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Beyond discrimination issues, there is also the argument that testing was not properly performed.

removes the employer from the selection process. Moreover, it helps to negate the claim an employee may have that they were discriminated against during the selec- tion process. An outside contractor has no reason to invalidate the selection process. Tey simply run a generator and do the testing. Tere is no vested interest. When the question comes up in the court of law, the employer can simply and honestly state that they have no control over who was and who was not selected, effectively removing their liability for selection based discrimi- nation or unfair treatment. Beyond discrimination issues, there

is also the argument that testing was not properly performed. Tere are many reasons that this argument could with- stand court proceedings. Questions that fuel this issue include: Did the employer provide adequate training? How oſten was the tester recertified? When was the last test performed by them completed? Oſten employers may provide a one-time training for those performing tests. What happens when that employee quits or gets promot- ed? Does the employer provide additional training by a certified trainer? Furthermore, if business has a low rate of turnover, the person in charge of drug testing may forget or make errors in the testing procedures. Outside drug testing businesses have

experience and protocols that dictates the steps that are to be taken during a drug test. Aſter all, they are professionals. In court proceedings when what steps that were taken is in question, using profes- sional collectors takes out any ambiguity. A person from a testing facility is more likely to be able to quote the exact steps they took versus an employer representa- tive that may only do one or two drug tests a year and cannot quote the steps they took when performing the test. Tey may also compromise the chain of custody by improper handling of the specimen. Many court cases have been lost based on improper chain of custody handling.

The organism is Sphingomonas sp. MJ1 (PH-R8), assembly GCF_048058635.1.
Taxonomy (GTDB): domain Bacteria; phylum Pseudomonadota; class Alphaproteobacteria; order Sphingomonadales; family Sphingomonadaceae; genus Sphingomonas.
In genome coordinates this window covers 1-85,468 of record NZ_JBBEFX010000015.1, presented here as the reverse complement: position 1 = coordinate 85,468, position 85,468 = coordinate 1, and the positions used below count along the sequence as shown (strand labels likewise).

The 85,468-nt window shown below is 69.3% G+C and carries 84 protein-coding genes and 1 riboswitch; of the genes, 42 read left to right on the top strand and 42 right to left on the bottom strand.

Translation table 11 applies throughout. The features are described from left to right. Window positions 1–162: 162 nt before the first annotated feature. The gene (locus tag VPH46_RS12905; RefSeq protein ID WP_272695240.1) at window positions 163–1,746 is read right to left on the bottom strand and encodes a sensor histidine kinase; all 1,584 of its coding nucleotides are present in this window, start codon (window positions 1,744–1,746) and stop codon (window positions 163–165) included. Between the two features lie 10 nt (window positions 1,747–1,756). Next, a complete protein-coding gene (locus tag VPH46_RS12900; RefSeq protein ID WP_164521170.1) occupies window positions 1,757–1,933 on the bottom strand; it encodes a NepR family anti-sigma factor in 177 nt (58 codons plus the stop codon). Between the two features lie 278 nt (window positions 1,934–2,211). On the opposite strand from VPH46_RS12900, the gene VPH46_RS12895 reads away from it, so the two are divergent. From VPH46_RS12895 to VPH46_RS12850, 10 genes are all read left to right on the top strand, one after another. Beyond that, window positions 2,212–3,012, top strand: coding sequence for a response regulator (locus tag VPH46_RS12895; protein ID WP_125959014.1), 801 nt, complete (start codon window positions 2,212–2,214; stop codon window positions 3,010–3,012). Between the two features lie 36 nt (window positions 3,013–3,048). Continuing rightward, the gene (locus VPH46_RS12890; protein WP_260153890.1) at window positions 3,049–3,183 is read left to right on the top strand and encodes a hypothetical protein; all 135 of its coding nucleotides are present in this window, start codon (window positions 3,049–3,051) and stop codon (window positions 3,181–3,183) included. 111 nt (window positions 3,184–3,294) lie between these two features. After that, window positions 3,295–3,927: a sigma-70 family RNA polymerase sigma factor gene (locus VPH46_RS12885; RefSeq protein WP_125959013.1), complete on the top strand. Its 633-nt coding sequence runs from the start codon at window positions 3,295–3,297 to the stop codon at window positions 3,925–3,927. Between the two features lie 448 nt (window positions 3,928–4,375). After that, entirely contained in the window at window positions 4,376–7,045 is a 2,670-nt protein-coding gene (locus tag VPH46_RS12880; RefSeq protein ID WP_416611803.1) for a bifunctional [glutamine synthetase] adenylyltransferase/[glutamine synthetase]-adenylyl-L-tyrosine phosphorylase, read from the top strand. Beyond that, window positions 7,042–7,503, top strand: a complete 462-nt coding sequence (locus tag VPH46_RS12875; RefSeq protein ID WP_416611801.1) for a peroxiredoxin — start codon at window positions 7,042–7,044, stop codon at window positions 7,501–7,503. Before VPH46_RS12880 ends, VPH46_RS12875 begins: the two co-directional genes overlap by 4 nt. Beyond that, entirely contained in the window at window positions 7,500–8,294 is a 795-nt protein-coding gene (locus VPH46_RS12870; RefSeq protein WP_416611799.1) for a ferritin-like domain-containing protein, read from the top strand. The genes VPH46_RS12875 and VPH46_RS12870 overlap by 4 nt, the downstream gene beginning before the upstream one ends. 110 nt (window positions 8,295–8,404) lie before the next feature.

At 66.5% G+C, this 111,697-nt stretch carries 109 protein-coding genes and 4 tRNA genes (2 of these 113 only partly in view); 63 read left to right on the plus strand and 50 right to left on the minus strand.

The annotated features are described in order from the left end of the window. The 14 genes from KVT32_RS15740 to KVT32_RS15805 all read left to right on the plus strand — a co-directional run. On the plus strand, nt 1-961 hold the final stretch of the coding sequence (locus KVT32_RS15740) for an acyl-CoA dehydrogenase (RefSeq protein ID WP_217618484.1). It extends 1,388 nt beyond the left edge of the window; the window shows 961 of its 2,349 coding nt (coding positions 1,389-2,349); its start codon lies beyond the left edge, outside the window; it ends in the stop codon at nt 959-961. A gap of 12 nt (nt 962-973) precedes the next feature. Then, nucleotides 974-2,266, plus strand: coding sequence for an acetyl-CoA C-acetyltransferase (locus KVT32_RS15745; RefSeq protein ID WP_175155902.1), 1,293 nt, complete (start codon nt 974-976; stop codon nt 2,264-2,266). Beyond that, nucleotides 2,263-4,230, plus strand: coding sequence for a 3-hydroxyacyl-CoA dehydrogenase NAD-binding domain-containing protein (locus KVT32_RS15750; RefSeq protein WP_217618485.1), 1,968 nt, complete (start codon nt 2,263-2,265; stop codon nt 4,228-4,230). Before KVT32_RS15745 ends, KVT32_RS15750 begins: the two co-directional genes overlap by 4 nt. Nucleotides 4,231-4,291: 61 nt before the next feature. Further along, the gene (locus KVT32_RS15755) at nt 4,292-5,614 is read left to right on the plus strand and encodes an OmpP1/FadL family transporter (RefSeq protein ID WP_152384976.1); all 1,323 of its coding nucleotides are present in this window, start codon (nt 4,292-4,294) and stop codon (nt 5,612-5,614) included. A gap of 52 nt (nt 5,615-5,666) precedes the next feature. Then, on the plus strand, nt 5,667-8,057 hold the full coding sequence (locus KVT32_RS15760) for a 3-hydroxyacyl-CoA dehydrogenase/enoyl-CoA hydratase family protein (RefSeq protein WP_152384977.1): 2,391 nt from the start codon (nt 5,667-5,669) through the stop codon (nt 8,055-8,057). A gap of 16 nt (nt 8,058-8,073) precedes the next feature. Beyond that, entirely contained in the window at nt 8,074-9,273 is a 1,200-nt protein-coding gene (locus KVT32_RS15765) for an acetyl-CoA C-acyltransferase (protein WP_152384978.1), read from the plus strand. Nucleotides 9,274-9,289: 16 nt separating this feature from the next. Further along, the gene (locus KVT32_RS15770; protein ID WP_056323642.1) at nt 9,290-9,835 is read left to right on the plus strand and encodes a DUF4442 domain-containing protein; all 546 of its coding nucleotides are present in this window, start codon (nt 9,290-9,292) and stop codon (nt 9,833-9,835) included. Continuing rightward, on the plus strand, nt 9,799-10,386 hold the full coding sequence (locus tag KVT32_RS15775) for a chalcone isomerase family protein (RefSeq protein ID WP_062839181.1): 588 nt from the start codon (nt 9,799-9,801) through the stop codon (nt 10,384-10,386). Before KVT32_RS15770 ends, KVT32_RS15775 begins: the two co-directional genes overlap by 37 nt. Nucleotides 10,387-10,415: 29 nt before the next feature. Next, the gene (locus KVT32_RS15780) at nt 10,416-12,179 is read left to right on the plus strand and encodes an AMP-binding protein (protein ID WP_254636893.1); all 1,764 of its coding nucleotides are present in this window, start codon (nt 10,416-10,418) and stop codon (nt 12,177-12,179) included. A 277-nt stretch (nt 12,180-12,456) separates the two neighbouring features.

38 datia focus

Being able to quote the procedures

helps to establish the validity of testing. Additionally, the drug testing kits pur- chased over the Internet oſten times do not come with MRO services. MRO refers to a “Medical Review Officer”, an expert in toxicology and the effects of drugs on the human system. Te MRO has a vital role in the overall

drug testing process. Te MRO helps protect both the rights of the employee being tested and the employer requiring the testing. An MRO “review” includes the interpre-

tation of urinalysis test results reported by the testing lab. Tis is to ensure a scientifi- cally valid result. Te MRO atempts to determine whether a legitimate medical explanation could account for any “con- firmed positive” result reported by the laboratory. Tis duty is fulfilled through telephone or in-person interview with the specimen donor. Te MRO gives the donor an opportunity—through their doctor or pharmacist—to provide evidence of legally prescribed drug use that may have caused the lab-based positive result. When the MRO can determine that a legitimate medical explanation exists, he or she will then “overturn” the results reported by the lab. Te MRO will report the “final” result to the donor’s employer as “negative.”5 Being able to stand in a court of law with results that are double verified certainly will hold a higher validity than a test that is bought cheaply from the Internet with no MRO review.

Employer Relationship Besides the validity of testing, one of the important issues for employers to consider when deciding between in-house or outsourced testing is the employee-em- ployer relationship. Drug testing is a very sensitive subject for many and may even be embarrassing. In-house testing can create a barrier that makes the employee feel as if they are superior to the drug test

summer 2013

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